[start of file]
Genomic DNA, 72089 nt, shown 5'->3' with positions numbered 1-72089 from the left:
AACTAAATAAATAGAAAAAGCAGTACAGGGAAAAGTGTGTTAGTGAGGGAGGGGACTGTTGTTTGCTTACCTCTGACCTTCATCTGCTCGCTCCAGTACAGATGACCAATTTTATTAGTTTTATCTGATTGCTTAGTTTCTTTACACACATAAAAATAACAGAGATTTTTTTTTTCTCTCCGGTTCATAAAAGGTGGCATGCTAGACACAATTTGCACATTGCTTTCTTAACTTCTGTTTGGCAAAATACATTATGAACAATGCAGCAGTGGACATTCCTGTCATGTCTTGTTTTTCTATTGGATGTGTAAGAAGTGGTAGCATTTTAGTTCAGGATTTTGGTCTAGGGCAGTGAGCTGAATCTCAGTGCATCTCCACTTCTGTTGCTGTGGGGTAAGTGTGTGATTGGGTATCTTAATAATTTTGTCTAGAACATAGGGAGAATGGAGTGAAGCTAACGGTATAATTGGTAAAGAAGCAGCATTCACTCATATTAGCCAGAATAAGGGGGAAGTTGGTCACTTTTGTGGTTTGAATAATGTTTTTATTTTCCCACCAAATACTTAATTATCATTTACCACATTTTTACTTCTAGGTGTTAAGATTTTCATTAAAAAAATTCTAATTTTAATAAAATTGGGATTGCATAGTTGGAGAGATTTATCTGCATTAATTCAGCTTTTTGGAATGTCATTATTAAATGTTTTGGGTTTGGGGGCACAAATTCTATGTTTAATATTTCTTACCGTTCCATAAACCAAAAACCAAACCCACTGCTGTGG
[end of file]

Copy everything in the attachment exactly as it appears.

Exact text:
Genomic DNA, 72089 nt, shown 5'->3' with positions numbered 1-72089 from the left:
AACTAAATAAATAGAAAAAGCAGTACAGGGAAAAGTGTGTTAGTGAGGGAGGGGACTGTTGTTTGCTTACCTCTGACCTTCATCTGCTCGCTCCAGTACAGATGACCAATTTTATTAGTTTTATCTGATTGCTTAGTTTCTTTACACACATAAAAATAACAGAGATTTTTTTTTTCTCTCCGGTTCATAAAAGGTGGCATGCTAGACACAATTTGCACATTGCTTTCTTAACTTCTGTTTGGCAAAATACATTATGAACAATGCAGCAGTGGACATTCCTGTCATGTCTTGTTTTTCTATTGGATGTGTAAGAAGTGGTAGCATTTTAGTTCAGGATTTTGGTCTAGGGCAGTGAGCTGAATCTCAGTGCATCTCCACTTCTGTTGCTGTGGGGTAAGTGTGTGATTGGGTATCTTAATAATTTTGTCTAGAACATAGGGAGAATGGAGTGAAGCTAACGGTATAATTGGTAAAGAAGCAGCATTCACTCATATTAGCCAGAATAAGGGGGAAGTTGGTCACTTTTGTGGTTTGAATAATGTTTTTATTTTCCCACCAAATACTTAATTATCATTTACCACATTTTTACTTCTAGGTGTTAAGATTTTCATTAAAAAAATTCTAATTTTAATAAAATTGGGATTGCATAGTTGGAGAGATTTATCTGCATTAATTCAGCTTTTTGGAATGTCATTATTAAATGTTTTGGGTTTGGGGGCACAAATTCTATGTTTAATATTTCTTACCGTTCCATAAACCAAAAACCAAACCCACTGCTGTGG